The Catholic University of America

Oct. 21, 2011

Research Explores Memory of Emotional Events

 
 

Doctoral graduate Carolyn Breslin and Martin Safer, professor of applied-experimental psychology. 

With the 2011 World Series under way, many baseball fans might recall previous big games their teams won or lost. Although they might think they remember a losing game more than a winning game, a study recently published in the journal Psychological Science by Catholic University researchers puts a more complicated spin on the story. 

The study by October 2011 doctoral graduate Carolyn Breslin and her adviser, Martin Safer, professor of applied-experimental psychology, focused on the memories of 1,563 Boston Red Sox, New York Yankees, and neutral fans about the 2003 and 2004 playoff series between New York and Boston.

Their research built on three previous studies that examined the objective accuracy and subjective vividness of memories of the televised acquittal in the O. J. Simpson murder trial, the fall of the Berlin Wall, and the 2004 Red Sox/Yankees playoffs.

Each study reached the conclusion that “people who felt positively about the events made more memory errors or recalled less than those who felt negatively.” Those who felt positively about events, however, scored higher on subjective measures of memory such as vividness and intensity. Those studies examined memories for only one event, whereas Breslin and Safer investigated memories for two comparable events where each team won once and lost once.

While the CUA study affirmed previous conclusions about the correlation between positive events and vivid recall, Breslin and Safer found the opposite was true of accurate memories: Yankees fans recalled more accurate details about the final playoff game of 2003, which their team won; Boston fans reported more accurately about the seventh game of the 2004 series, in which Boston pulled a come-from-behind turnaround that clinched them the American League title.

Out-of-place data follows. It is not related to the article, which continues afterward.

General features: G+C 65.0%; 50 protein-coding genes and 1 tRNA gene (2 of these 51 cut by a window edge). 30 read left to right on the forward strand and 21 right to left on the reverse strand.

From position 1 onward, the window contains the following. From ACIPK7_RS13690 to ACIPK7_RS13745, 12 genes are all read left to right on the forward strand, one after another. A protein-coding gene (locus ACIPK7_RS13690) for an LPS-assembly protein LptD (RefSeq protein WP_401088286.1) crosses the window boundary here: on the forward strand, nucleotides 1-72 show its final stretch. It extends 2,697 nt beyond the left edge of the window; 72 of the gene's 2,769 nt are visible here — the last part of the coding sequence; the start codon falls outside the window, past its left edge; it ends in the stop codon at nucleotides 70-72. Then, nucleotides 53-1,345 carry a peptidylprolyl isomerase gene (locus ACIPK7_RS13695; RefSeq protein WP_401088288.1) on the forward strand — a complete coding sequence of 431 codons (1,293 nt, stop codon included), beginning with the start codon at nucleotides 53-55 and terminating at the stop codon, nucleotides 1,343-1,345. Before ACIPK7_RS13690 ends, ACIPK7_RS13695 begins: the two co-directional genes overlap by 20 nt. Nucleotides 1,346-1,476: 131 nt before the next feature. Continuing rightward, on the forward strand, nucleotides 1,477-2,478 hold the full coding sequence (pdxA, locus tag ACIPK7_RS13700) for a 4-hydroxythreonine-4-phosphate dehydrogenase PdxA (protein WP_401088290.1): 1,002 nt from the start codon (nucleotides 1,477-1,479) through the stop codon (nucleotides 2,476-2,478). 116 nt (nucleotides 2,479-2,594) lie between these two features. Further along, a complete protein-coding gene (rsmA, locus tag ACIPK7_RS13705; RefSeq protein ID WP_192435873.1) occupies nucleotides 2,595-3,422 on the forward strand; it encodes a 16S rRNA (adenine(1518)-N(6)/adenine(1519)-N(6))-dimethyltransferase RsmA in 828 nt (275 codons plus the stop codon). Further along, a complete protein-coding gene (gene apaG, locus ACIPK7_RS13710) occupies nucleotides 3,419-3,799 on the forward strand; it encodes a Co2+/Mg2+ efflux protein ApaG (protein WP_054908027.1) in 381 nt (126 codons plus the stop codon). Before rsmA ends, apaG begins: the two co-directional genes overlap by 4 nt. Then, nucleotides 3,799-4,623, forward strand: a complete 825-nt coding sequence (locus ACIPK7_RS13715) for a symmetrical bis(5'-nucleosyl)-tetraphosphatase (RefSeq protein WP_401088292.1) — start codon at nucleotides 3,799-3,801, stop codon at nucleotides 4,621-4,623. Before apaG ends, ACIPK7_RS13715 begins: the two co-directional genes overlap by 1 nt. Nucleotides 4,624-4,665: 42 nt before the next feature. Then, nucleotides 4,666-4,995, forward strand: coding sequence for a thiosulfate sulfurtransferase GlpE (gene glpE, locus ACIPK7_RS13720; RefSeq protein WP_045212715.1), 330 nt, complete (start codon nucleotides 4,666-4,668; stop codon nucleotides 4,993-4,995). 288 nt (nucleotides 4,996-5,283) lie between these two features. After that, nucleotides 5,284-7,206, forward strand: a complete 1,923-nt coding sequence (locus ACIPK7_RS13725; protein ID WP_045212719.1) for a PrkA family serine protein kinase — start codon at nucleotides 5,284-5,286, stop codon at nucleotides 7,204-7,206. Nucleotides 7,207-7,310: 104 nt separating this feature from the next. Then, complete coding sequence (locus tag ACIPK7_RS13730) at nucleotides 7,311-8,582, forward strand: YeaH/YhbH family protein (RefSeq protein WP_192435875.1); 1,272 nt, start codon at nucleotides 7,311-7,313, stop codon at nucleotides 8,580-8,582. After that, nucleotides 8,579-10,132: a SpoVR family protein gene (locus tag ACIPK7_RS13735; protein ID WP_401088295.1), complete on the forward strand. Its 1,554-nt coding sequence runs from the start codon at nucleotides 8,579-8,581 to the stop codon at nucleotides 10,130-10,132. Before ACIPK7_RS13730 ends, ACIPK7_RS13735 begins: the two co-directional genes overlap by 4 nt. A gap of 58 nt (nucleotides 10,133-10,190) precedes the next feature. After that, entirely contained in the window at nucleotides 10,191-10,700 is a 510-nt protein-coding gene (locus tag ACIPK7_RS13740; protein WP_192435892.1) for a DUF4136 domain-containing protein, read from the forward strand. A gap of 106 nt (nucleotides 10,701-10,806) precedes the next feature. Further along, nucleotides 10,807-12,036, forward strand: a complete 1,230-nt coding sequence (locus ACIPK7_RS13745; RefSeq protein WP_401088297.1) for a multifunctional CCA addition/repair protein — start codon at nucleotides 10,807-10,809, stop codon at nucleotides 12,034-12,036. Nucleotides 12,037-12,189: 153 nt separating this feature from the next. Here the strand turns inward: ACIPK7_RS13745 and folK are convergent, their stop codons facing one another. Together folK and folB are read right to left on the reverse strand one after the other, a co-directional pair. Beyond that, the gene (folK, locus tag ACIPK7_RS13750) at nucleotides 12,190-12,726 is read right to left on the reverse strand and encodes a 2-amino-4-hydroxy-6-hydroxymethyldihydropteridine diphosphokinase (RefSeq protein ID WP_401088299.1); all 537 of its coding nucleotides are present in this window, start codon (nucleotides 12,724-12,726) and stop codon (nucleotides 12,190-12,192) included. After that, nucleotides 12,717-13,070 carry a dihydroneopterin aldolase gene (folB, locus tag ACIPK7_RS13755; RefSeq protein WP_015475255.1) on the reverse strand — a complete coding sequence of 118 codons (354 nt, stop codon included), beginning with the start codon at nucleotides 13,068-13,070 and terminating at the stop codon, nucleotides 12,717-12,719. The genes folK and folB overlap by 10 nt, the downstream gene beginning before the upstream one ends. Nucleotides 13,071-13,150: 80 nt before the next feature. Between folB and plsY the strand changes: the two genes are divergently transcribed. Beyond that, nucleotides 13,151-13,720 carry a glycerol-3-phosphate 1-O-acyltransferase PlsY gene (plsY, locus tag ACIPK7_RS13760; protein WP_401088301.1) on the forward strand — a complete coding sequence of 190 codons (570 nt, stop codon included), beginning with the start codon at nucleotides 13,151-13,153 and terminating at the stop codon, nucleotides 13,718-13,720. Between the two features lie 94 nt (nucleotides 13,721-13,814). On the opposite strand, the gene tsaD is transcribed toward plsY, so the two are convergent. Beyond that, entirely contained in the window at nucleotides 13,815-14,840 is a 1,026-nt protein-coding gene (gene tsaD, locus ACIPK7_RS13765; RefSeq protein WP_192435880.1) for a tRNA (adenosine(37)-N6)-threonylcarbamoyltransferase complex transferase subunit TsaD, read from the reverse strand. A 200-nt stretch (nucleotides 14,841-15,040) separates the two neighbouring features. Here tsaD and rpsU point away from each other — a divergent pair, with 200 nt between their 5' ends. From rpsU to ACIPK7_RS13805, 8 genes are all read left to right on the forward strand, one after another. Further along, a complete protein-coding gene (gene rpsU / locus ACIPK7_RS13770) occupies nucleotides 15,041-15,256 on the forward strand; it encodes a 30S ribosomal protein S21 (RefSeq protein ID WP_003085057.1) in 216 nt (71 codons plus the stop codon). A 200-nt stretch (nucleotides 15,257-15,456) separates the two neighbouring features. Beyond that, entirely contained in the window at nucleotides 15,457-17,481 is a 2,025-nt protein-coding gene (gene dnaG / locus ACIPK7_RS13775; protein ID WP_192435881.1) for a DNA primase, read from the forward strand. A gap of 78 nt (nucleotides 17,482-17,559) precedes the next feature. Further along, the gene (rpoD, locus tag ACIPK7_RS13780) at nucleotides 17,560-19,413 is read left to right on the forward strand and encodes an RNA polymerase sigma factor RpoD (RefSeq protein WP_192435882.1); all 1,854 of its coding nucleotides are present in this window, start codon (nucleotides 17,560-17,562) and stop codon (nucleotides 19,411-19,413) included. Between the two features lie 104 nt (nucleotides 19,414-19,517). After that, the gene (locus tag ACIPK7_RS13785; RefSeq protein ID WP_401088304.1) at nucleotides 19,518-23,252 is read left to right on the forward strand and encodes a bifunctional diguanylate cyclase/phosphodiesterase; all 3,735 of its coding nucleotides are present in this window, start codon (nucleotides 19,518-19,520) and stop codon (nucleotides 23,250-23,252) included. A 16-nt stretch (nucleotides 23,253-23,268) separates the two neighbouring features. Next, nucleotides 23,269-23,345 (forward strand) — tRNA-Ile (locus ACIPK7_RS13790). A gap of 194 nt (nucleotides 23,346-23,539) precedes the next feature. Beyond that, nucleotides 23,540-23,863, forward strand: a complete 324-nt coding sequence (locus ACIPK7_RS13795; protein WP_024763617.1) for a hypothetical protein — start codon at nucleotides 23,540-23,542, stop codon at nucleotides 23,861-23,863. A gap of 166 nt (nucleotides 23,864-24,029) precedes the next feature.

Why the difference in results on accuracy?

One of Breslin and Safer’s goals in the investigation was to determine whether “rehearsal” made a difference in fans’ memories of events.

“Rehearsal,” says Safer, “is more generally thinking about the event, having it being brought to mind. It could be watching a video about it, but much more likely something just reminds you of it — you see a baseball game or a particular player, or even a championship poster, team picture, team hat, and it reminds you of the time your team won or lost the ‘big’ game.”

With that in mind, the first question in the authors’ study was about how frequently fans had thought about or seen media concerning the games in question. For the 2003 game, Yankees fans reported more rehearsal than Red Sox fans; for the 2004 games, Red Sox fans reported more.

“Within each fan type,” says Safer, “rehearsal and accuracy were significantly correlated. Even after four or five years, Boston fans remembered more details about 2004 and Yankees fans more about 2003 because they thought more about and saw more media about the positive event.”

The two researchers say their study shows that long-term memory for an event is determined not only by whether the event was positive or negative to someone but also by experiences about the event after it has ended. 
 

 

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